Oceans & Reefs

Oceans & Reefs

Enhance conservation of coastal environments to ensure marine ecosystems continue to thrive

Over 70% of the earth’s surface is covered in ocean water. The ocean’s massive coral reefs, coastal wetlands, and expansive open waters serve as nourishing habitats for an extraordinary variety of marine life. In addition to supporting marine biodiversity, healthy coral reefs also serve as a natural buffer for coastal areas, helping to prevent erosion, storm damage, and floods. Our own lives and well-being depend on thriving oceans and reefs. Oceans represent a valuable food and water source for people around the world, with seafood being the primary source of protein for over 3 billion people around the world. Coastal ecosystems support sustainable livelihoods which are particularly important for alleviating poverty in developing countries.

Our oceans and the marine ecosystems they support are at risk from a number of growing threats. The majority of tourism activity globally is concentrated in coastal zones.  If significant action is not taken, the effects of climate change, irresponsible coastal development, and careless tourism will devastate coral reefs and ocean life.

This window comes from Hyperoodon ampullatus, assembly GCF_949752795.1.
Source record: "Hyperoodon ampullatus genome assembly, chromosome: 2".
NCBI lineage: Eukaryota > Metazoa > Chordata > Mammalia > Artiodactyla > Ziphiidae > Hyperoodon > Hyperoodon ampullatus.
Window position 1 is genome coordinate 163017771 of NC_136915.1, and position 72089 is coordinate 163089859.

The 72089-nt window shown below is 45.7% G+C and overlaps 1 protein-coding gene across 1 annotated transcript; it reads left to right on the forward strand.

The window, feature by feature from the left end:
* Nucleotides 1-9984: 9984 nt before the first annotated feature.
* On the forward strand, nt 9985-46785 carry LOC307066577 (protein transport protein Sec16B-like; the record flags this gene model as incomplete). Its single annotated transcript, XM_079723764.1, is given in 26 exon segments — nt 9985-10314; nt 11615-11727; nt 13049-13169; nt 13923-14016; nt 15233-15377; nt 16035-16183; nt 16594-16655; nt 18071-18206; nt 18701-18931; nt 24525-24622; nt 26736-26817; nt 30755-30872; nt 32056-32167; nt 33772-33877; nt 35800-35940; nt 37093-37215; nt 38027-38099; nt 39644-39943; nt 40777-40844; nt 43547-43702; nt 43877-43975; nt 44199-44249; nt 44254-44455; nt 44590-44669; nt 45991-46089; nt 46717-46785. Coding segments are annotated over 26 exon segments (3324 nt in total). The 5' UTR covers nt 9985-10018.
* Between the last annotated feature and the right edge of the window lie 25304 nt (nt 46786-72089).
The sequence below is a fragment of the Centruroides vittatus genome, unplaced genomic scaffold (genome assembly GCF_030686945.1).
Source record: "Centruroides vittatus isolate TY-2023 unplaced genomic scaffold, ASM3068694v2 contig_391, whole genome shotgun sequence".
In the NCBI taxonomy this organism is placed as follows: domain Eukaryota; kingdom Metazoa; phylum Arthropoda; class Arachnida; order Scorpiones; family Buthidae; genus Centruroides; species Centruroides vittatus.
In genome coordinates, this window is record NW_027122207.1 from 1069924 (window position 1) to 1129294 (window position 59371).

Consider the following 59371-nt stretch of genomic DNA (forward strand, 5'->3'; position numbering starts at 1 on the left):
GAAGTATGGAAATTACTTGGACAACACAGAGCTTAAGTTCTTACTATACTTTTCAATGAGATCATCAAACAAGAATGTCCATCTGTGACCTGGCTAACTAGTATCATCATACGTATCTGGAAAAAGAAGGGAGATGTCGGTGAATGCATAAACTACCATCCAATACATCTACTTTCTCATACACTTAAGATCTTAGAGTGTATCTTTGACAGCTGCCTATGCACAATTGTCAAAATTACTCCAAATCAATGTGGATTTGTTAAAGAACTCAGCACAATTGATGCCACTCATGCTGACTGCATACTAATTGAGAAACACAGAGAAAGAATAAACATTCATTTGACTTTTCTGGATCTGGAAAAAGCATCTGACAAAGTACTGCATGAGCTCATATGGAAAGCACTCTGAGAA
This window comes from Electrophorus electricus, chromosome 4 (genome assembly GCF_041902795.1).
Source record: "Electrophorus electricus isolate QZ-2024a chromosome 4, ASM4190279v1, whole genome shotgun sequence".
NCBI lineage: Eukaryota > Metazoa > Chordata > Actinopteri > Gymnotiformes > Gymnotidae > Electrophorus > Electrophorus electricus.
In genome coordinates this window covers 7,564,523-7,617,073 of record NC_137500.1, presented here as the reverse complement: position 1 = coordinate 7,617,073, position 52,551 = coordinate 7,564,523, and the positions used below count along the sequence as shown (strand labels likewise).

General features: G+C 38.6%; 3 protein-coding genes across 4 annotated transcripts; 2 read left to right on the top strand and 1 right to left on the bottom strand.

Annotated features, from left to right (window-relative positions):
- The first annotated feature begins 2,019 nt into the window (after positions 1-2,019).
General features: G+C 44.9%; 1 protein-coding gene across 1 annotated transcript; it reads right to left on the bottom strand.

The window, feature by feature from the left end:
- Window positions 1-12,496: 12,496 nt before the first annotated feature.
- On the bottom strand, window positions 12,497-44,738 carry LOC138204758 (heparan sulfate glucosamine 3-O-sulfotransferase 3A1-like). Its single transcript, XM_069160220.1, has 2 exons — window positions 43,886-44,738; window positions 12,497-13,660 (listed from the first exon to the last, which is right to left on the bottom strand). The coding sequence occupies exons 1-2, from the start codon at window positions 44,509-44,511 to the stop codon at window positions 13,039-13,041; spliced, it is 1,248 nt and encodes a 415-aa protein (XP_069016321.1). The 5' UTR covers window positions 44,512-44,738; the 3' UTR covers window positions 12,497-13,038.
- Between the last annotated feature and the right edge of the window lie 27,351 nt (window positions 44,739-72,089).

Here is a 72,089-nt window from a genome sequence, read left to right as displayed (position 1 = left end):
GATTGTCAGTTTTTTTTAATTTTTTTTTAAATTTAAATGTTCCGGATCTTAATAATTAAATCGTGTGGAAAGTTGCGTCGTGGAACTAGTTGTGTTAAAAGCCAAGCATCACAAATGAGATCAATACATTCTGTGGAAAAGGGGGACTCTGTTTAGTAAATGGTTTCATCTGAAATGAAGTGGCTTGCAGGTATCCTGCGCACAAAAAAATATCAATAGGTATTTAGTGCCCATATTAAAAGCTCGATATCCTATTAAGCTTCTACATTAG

Issues We're Addressing

Coral Reef Destruction

Loss of Marine Biodiversity


Coastal Erosion


The effects of climate change, including rising water temperatures and ocean acidification, are resulting in unprecedented levels of coral bleaching. Careless tourism activity from boat anchors, divers and snorkelers, and haphazard coastal development also contributes to reef degradation. Other threats to reefs include sedimentation from erosion which prevents coral from getting necessary sunlight and land-based pollution and run-off.


Nearly 200,000 known species populate the waters beneath the ocean’s surface; however scientists predict actual numbers may lie in the millions. Marine biodiversity plays a crucial role in human well-being. Over three billion people rely on marine and coastal biodiversity for their livelihoods. But marine species across the globe are at risk from threats including the loss of their coral reef habitats, overharvesting of marine resources, contaminated of water from pollution and debris, and introduction of invasive species.


In many destinations, marine wildlife populations are diminishing due to overfishing. When this occurs, species run the risk of going extinct and the balance of the entire food chain can be thrown off. Without an adequate fish supply, the food security and livelihoods of countless people are in jeopardy. Illegal and irresponsible fishing practices as well as a lack of marine protected areas and regulation are some of the underlying factors that contribute to overfishing.

What We're Doing